Texas Community Say ''Thanks''
For one day in September, about 250 military members can forget about marching and overseas deployments when the 5th annual Fishing For Freedom tournament kicks off on Belton Lake adjacent to Fort Hood, Texas.
At dawn on Sept. 25, 2010, anglers will head out of the Belton Lake Outdoor Recreation Area to fish for cash and prizes, including a new Triton boat package. Impounded on the Leon River in 1954, Belton Lake covers 12,385 acres and drops to more than 124 feet in places. The public weigh-in begins at 1 p.m.
"Our main purpose is to provide our military members a free fishing trip and for our community to say thanks for all that they do," said Cliff Brown of Texas Boat World, the Triton dealership in Harker Heights and the tournament organizer in association with American Bass Anglers. "We look for volunteers to take soldiers fishing. It's open to any active duty or retired military member. Since the lake is right by Fort Hood, we'll predominately get Army members, but a few people from other services usually fish."
The tournament randomly pairs volunteer boaters who donate their time to take a service member fishing. Soldiers, sailors, airmen and Marines could share a boat with an occasional fisherman or a top professional angler. Last year, Clayton Carver joined Gary Klein, a pro from Weatherford, Texas, to beat 237 other teams, winning a fully rigged Triton boat/Mercury motor package. They caught a five-bass limit weighing 15.6 pounds.
A decorated Iraq War vet, Carver earned a Bronze Star for valor in combat while serving with the First Cavalry Division. Wounded by a rocket propelled grenade and forced into a medical retirement, the eight-year Army veteran now hopes to become a professional anger and compete in the Bassmaster Classic. In 2009, Carver and Klein fished up the Leon River and landed some good smallmouth bass with spinnerbaits, crankbaits and topwaters.
"Last year, I had the opportunity to fish with a really super solider and a great angler," Klein said. "Lake Belton is full of big smallmouth. We didn't catch a lot of fish, but when we got a bite, it was a quality fish. Last year, a tremendous storm lasted several days. That helped produce that shallow water bite, but I think deep water techniques will win this year. The lake has a tremendous amount of offshore structure. This year, my go-to technique will be a drop shot or shaking a 4-inch finesse worm."
Bill Guzman and Tamar Jones took second in 2009 with four bass weighing 14.22 pounds. They also landed the tournament lunker, a 6.67-pounder. In third, Eric Emerson and Lawrence Roach caught five bass at 13.89 pounds.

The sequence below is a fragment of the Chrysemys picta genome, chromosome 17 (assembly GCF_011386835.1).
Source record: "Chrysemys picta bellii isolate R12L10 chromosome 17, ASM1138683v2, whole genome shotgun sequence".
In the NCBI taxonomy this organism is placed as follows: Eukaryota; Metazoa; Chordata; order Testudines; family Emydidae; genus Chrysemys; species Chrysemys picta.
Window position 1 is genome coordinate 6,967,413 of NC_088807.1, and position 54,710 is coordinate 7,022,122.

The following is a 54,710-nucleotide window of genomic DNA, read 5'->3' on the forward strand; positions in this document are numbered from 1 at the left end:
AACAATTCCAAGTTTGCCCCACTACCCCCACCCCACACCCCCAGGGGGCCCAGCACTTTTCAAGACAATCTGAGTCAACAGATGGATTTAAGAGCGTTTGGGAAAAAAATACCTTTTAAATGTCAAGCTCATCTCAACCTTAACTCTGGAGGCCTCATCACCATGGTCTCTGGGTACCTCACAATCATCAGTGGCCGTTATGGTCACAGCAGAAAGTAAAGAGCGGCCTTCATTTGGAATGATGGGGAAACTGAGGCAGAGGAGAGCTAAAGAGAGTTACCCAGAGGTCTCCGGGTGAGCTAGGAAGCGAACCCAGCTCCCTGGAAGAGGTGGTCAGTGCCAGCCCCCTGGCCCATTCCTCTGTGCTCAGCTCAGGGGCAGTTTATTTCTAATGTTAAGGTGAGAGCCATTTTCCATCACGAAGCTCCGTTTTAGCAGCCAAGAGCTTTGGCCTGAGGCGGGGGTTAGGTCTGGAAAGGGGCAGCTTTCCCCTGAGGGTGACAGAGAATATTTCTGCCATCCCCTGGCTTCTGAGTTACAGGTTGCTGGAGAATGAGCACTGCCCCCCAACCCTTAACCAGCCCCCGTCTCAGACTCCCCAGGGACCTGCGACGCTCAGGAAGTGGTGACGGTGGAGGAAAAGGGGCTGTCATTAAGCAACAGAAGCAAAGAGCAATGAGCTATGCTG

"It'll probably take 16 to 18 pounds to win it," Klein said. "The big bass will probably weigh about 7 to 8 pounds, but it's not really about winning. It's about the soldiers. Without a doubt, it's a very humbling experience to be in the presence of men and women who have sacrificed so much to give me the freedom to live my dream. In a very small way, this tournament gives guys like me an opportunity to give something back to those who have sacrificed so much for others."
David Hogge of Waypoint Guide Service in Nolanville, Texas, predicts good topwater action this year. In August, he reported big schools of hybrid stripers and white bass herding baitfish. Largemouth and smallmouth bass go where they can find food.
"Lake Belton is mostly devoid of cover, but it has a lot of deep rocky banks," Hogge explained. "The average depth is around 40 feet. In the mid 1960s, they raised the lake level by 25 feet. That left a lot of structure, like the old shoreline and a willow line at 24 feet, plus sunken marinas, boat ramps, roadbeds and other stuff."
Hogge recommends looking for schooling bass in the back of pockets. He also suggests throwing Carolina rigs, deep-running crankbaits, spinnerbaits or Texas rigged soft plastics around deep cover.
"I plan to start early on the main lake looking for smallmouth," Hogge advised. "Five-pound smallmouth are not uncommon on Belton Lake. If it's a sunny day, I'll head up the Leon River at about 9 a.m. I've seen stringers as high as 23 pounds. The lake can produce some double-digit bass, but not that often. The lake record weighed 13 pounds."
This year, the winning team will take home a new Triton TR-17 Explorer powered by a 50-horsepower Mercury outboard and equipped with a Minn Kota trolling motor, Lowrance electronics and a trailer. The package retails for about $18,000, Brown said.
"We also give cash prizes," Brown explained. 'We do a raffle the night before and use the money from the raffle to determine what cash we can pay out during the tournament. In 2009, second place received $5,000 and we paid out 15 places. Anglers can also enter an optional big bass pot with a 100-percent payout for the top three places."
The Sept. 24 pre-tournament banquet begins at 5 p.m. at the Killeen Convention Center with a series of fishing and boating seminars. Guest speaker Earl Bentz, founder of Triton Boats, will wrap up the evening before everyone heads off to prepare for the tournament.
"I always look forward to fishing with the soldiers," Hogge said. "It's a fantastic feeling. When I was a soldier, I never had anything like this done for me. The soldiers get to fish with some great fishermen and have a chance to win super prizes. It's a win-win for everyone."
For more information call Brown at 254-699-9151 or see www.texasboatworld.com. To register, see fishingforfreedom.org. For booking trips with Hogge call 254.702.8349 or see www.waypointguideservice.com. For information on ABA, see www.americanbassanglers.com.